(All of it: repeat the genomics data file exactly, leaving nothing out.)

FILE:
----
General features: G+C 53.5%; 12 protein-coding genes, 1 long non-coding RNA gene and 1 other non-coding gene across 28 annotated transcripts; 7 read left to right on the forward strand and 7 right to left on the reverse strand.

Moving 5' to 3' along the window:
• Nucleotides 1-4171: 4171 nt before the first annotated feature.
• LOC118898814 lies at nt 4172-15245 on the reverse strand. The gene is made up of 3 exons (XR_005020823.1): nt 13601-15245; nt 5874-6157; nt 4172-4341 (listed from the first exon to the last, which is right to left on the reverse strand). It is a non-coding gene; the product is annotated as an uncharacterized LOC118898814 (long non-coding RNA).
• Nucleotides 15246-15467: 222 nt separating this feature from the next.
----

General features: G+C 53.5%; 12 protein-coding genes, 1 long non-coding RNA gene and 1 other non-coding gene across 28 annotated transcripts; 7 read left to right on the forward strand and 7 right to left on the reverse strand.

Moving 5' to 3' along the window:
• Nucleotides 1-4171: 4171 nt before the first annotated feature.
• LOC118898814 lies at nt 4172-15245 on the reverse strand. The gene is made up of 3 exons (XR_005020823.1): nt 13601-15245; nt 5874-6157; nt 4172-4341 (listed from the first exon to the last, which is right to left on the reverse strand). It is a non-coding gene; the product is annotated as an uncharacterized LOC118898814 (long non-coding RNA).
• Nucleotides 15246-15467: 222 nt separating this feature from the next.